In the volume’s introduction, Splitter and Wengert note Muhlenberg’s state of despondence at “friends and sponsors seemingly abandoning him to the hazards and temptations of the American wilderness.” Writing in 1756 to Samuel Theodor Albinus, a boarding school instructor in Halle and later a court preacher in the German Chapel in London, Muhlenberg described “Being pressured from within and without on all sides by the war with the cruel and inhumane savages [a reference to the French and Indian War],” by “poverty” and “other plagues…and even abandoned by our best friends and patrons is almost too hard for us.” The letter reveals how Muhlenberg was experiencing burnout and showing signs of overwork at the age of 42. The father of five was at the same time asking his superiors “to grant me for the little rest of my life to weep in secret over the innumerable sins in office and station and over my mistakes, to feed and raise my own underage children, to search in the wounds of Jesus for salvation and mercy for my poor soul, and to get prepared for a blessed end.” He had served more than four times longer than his initial three-year commitment. Yet he went on in his leadership capacity for many more years prior to his death in 1787.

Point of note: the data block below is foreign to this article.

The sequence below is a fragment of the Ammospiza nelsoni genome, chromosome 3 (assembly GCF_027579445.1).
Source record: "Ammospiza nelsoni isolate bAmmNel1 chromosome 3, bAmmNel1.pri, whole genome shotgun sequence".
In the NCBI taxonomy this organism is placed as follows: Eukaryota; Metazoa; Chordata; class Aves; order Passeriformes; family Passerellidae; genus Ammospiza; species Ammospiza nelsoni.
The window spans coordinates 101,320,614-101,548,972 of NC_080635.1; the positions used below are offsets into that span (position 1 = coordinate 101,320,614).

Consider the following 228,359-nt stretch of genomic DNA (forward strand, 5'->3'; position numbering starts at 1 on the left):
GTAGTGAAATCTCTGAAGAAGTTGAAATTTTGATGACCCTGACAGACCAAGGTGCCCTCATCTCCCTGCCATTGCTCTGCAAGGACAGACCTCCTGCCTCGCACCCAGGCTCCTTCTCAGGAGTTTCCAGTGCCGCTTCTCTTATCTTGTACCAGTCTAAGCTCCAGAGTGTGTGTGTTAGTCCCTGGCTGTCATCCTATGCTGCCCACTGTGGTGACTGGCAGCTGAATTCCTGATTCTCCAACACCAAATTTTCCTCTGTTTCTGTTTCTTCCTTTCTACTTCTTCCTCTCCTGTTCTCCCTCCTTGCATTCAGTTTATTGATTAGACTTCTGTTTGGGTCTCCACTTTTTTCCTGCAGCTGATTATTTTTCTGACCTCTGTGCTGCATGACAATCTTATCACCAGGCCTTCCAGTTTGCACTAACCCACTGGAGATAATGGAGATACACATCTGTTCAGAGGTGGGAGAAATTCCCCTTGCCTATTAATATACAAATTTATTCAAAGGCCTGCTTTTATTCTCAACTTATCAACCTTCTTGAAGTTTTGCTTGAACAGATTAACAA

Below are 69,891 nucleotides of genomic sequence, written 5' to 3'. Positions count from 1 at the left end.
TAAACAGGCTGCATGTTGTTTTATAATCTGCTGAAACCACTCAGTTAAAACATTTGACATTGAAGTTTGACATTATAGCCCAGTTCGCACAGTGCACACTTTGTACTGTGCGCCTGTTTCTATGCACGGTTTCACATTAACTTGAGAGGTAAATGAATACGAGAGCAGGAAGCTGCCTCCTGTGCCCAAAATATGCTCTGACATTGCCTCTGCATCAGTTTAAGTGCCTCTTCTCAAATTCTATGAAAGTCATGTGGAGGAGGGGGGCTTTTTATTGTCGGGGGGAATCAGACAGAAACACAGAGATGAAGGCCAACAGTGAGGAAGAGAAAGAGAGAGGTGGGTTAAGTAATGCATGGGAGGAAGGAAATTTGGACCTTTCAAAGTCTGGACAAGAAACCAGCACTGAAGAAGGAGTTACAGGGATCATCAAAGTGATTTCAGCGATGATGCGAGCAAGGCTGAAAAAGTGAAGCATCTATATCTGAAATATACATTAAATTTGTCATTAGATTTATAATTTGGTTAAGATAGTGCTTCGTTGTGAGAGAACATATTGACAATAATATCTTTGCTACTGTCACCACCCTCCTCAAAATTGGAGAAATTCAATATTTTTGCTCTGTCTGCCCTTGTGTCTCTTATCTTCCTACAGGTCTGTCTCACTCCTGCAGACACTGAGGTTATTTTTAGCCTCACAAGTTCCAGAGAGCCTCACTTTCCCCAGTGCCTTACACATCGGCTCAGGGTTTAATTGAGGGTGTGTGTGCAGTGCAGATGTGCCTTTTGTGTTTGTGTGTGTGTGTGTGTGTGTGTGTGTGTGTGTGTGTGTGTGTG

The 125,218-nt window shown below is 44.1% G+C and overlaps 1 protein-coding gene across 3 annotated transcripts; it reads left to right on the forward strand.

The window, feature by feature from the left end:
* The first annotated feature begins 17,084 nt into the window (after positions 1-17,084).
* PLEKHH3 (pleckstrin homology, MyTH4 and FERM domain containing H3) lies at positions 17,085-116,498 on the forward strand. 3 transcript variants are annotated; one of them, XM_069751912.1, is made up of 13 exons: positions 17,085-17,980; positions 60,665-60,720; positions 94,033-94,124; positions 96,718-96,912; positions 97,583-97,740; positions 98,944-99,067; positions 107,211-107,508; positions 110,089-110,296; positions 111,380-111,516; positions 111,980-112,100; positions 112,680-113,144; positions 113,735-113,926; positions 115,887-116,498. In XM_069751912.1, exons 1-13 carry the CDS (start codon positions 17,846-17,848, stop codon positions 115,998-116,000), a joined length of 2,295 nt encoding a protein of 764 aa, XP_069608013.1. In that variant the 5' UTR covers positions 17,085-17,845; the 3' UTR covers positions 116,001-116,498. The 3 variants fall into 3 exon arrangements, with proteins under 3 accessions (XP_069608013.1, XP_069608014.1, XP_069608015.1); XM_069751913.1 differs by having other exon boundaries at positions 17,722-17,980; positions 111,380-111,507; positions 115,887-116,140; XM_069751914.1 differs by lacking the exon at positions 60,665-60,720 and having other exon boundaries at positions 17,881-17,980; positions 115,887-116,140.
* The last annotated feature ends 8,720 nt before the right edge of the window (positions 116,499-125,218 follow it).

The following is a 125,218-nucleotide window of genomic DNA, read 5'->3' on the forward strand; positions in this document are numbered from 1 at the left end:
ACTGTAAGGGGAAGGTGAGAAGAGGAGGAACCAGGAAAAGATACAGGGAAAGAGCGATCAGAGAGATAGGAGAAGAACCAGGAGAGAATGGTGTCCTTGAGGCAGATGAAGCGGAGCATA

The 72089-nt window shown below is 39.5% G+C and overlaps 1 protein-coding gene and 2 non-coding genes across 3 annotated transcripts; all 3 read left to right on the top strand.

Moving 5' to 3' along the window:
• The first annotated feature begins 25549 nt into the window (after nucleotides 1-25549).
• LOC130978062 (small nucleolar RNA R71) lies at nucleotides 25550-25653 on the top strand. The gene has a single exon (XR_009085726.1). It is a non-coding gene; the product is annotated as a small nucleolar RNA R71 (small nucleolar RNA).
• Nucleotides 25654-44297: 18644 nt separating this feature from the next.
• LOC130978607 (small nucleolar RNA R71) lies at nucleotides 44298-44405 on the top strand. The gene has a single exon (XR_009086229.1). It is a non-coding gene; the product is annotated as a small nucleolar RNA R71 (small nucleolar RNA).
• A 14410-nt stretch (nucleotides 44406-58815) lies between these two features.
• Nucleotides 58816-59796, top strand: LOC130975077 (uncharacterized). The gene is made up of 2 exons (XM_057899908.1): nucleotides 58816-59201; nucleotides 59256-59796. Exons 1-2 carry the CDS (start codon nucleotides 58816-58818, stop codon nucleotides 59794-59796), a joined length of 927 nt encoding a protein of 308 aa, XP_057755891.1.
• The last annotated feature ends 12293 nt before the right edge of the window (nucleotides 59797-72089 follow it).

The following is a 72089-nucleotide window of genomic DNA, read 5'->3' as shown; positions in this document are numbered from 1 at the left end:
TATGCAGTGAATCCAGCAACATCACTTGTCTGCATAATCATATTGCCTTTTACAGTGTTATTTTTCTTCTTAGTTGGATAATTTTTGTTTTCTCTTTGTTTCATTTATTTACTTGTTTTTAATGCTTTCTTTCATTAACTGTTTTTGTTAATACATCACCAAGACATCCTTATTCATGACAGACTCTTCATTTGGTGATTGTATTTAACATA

In reflecting on the volume’s historic content, Wengert says, “As director of this project, I believe that it is important to indicate the significance of this work for better appreciating America’s colonial roots. Hearing an eyewitness account of the gruesome details of the French and Indian War and its impact, especially on the predominantly German settlers on the Pennsylvania frontier, provides a different perspective from which to measure the effects of events in the mid eighteenth century on the inhabitants of the middle colonies. From Muhlenberg’s direct, surprisingly honest expressions, one can also begin to grasp the great personal toll that colonial leaders bore in organizing colonial community and religious life with these immigrants. Moreover, Muhlenberg’s direct relation to religious leaders in Halle, Germany (then a part of the Kingdom of Prussia), so completely outlined in these letters, elucidates another aspect of colonial life, namely connections to the wider European community. The flow of money, medicines, people and ideas back and forth across the Atlantic provides yet another proof of the international character of colonial life.”

Monday, December 14, 2009

Advent Vespers: Remembrance, Recognition, Anticipation

Bueschers honored, cherished lives recalled during seminary’s annual Advent Vespers Dinner and Service

In a season filled with the anticipation of Christ, this year’s Advent Vespers Dinner and the following worship included a celebration of lives devoted to The Lutheran Theological Seminary at Philadelphia (LTSP). The Vespers were held Sunday, December 6, 2009.